Immersive “digital dome” theater has been with us for a good decade and is now well established to the tune of several hundred installations (including portable domes). It now has a trade group dedicated to digital domes: IMERSA, formally established in cooperation with IPS and the help of generous founding sponsors at Chicago’s IPS 2008 meeting last July.
Articles in Category: 2011 Archive
A digital dome (fulldome) theater can give the audience a sense of being in space without boundaries. Likewise, facilities with fulldome theaters are finding the presentation medium opens up their own boundaries—extending the possibilities of what a planetarium can do and perhaps even what it calls itself. The inherent versatility of fulldome paired with the resourcefulness of an institution’s educators and marketers equals a powerful combination able to create, recognize and make the most of opportunities.
In the eyesof special venue media producers and distributors, a significant new market is emerging – a network that includes 2D and 3D giant-screentheatersas well as fulldome, and connects the interests of planetariums and science centers. The two types of institutions already have a lot in common – such as similar missions and audiences, and a tilting toward the latest interactive and immersive exhibition technologies. But the sharing of content, facilitated by digital processes, is just getting started. It’s a marker of the “convergence” of giant screen cinema – which in educational institutions is still mostly a film-based medium - and fulldome digital video.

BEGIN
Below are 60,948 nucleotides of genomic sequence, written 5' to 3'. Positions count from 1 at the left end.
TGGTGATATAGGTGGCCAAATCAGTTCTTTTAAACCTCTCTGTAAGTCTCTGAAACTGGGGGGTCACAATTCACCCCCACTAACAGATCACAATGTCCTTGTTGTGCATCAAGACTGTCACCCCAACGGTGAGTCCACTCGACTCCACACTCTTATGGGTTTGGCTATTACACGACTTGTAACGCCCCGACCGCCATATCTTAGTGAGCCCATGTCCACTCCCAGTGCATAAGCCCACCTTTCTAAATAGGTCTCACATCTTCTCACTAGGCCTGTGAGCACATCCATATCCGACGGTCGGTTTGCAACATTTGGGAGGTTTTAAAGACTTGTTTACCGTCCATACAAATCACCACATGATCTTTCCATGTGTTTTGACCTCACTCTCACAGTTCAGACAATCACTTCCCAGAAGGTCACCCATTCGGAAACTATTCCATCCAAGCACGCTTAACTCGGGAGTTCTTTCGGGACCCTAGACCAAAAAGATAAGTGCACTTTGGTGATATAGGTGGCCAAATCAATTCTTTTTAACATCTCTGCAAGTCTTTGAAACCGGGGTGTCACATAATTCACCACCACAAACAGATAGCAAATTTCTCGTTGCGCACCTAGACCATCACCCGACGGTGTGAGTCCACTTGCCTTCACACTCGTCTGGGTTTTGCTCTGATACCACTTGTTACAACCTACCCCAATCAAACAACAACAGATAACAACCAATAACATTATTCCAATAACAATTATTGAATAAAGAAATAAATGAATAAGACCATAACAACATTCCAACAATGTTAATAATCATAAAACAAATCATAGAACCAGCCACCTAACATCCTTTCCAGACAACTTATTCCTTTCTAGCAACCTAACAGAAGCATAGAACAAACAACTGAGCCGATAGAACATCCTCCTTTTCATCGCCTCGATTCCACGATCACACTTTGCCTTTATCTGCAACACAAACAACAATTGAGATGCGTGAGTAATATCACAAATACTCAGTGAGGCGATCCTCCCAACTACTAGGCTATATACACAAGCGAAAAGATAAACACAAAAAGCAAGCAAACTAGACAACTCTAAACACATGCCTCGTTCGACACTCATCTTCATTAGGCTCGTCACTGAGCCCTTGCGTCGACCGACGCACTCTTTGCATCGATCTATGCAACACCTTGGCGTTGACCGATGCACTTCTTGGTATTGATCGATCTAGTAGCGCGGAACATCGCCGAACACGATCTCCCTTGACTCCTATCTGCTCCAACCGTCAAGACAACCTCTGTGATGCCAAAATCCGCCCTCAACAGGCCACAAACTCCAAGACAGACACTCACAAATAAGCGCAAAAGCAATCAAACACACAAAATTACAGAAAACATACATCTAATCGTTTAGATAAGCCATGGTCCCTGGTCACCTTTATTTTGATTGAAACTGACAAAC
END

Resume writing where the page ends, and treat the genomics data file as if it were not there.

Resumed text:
Museums of the Night Sky: Combining Fulldome Systems With Optomechanical Starballs for the Best of Both Worlds
Fading to gray is not an option
Fulldome systems provide new versatility under the planetarium dome, offering a universe of immersive, full-color visitor experiences through a growing library of playback content and the ability to navigate 3D databases in real time.
There is one thing we can say for certain about cinematic exhibition: change is afoot. Movie theaters are struggling to survive as attendance continues to drop. Creative chains are adding bowling alleys, lounges, and other innovations to maintain revenues. IMAX theaters have split into two camps: those in museums and standalone venues that show documentaries, destination films, and the occasional Hollywood film, and multiplex cinemas with (mostly) not-so-giant screens that run Hollywood films almost exclusively.